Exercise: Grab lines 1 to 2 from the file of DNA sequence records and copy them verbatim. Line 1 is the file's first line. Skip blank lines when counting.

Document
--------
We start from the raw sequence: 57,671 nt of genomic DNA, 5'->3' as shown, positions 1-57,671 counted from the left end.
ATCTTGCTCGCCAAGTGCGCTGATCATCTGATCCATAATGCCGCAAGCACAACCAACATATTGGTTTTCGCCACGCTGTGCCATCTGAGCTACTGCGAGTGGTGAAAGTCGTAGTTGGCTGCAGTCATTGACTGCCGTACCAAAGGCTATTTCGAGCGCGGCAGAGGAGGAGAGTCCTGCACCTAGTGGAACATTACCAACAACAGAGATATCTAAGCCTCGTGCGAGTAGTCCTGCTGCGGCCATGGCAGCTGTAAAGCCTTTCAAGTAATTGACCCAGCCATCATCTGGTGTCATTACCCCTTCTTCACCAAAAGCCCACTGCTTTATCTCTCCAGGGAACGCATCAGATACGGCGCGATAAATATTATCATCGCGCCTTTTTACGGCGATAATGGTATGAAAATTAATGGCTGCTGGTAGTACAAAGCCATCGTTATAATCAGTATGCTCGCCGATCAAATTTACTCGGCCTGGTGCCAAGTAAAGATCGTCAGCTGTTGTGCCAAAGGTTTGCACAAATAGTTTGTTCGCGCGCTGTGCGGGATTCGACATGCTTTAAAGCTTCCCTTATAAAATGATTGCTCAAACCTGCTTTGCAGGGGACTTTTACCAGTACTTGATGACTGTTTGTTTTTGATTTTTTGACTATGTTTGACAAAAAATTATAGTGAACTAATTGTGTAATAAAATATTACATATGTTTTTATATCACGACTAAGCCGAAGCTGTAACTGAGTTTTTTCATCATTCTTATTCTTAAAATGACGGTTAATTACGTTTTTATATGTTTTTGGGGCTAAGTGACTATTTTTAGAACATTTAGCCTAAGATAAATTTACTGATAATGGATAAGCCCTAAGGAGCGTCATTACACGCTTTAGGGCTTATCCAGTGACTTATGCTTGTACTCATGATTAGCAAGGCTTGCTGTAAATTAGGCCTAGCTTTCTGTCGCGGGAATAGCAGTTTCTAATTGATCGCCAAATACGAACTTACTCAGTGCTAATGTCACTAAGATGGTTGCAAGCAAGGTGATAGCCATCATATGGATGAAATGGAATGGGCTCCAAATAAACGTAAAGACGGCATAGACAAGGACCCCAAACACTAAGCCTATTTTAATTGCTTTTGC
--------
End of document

We start from the raw sequence: 57,671 nt of genomic DNA, 5'->3' as shown, positions 1-57,671 counted from the left end.
ATCTTGCTCGCCAAGTGCGCTGATCATCTGATCCATAATGCCGCAAGCACAACCAACATATTGGTTTTCGCCACGCTGTGCCATCTGAGCTACTGCGAGTGGTGAAAGTCGTAGTTGGCTGCAGTCATTGACTGCCGTACCAAAGGCTATTTCGAGCGCGGCAGAGGAGGAGAGTCCTGCACCTAGTGGAACATTACCAACAACAGAGATATCTAAGCCTCGTGCGAGTAGTCCTGCTGCGGCCATGGCAGCTGTAAAGCCTTTCAAGTAATTGACCCAGCCATCATCTGGTGTCATTACCCCTTCTTCACCAAAAGCCCACTGCTTTATCTCTCCAGGGAACGCATCAGATACGGCGCGATAAATATTATCATCGCGCCTTTTTACGGCGATAATGGTATGAAAATTAATGGCTGCTGGTAGTACAAAGCCATCGTTATAATCAGTATGCTCGCCGATCAAATTTACTCGGCCTGGTGCCAAGTAAAGATCGTCAGCTGTTGTGCCAAAGGTTTGCACAAATAGTTTGTTCGCGCGCTGTGCGGGATTCGACATGCTTTAAAGCTTCCCTTATAAAATGATTGCTCAAACCTGCTTTGCAGGGGACTTTTACCAGTACTTGATGACTGTTTGTTTTTGATTTTTTGACTATGTTTGACAAAAAATTATAGTGAACTAATTGTGTAATAAAATATTACATATGTTTTTATATCACGACTAAGCCGAAGCTGTAACTGAGTTTTTTCATCATTCTTATTCTTAAAATGACGGTTAATTACGTTTTTATATGTTTTTGGGGCTAAGTGACTATTTTTAGAACATTTAGCCTAAGATAAATTTACTGATAATGGATAAGCCCTAAGGAGCGTCATTACACGCTTTAGGGCTTATCCAGTGACTTATGCTTGTACTCATGATTAGCAAGGCTTGCTGTAAATTAGGCCTAGCTTTCTGTCGCGGGAATAGCAGTTTCTAATTGATCGCCAAATACGAACTTACTCAGTGCTAATGTCACTAAGATGGTTGCAAGCAAGGTGATAGCCATCATATGGATGAAATGGAATGGGCTCCAAATAAACGTAAAGACGGCATAGACAAGGACCCCAAACACTAAGCCTATTTTAATTGCTTTTGC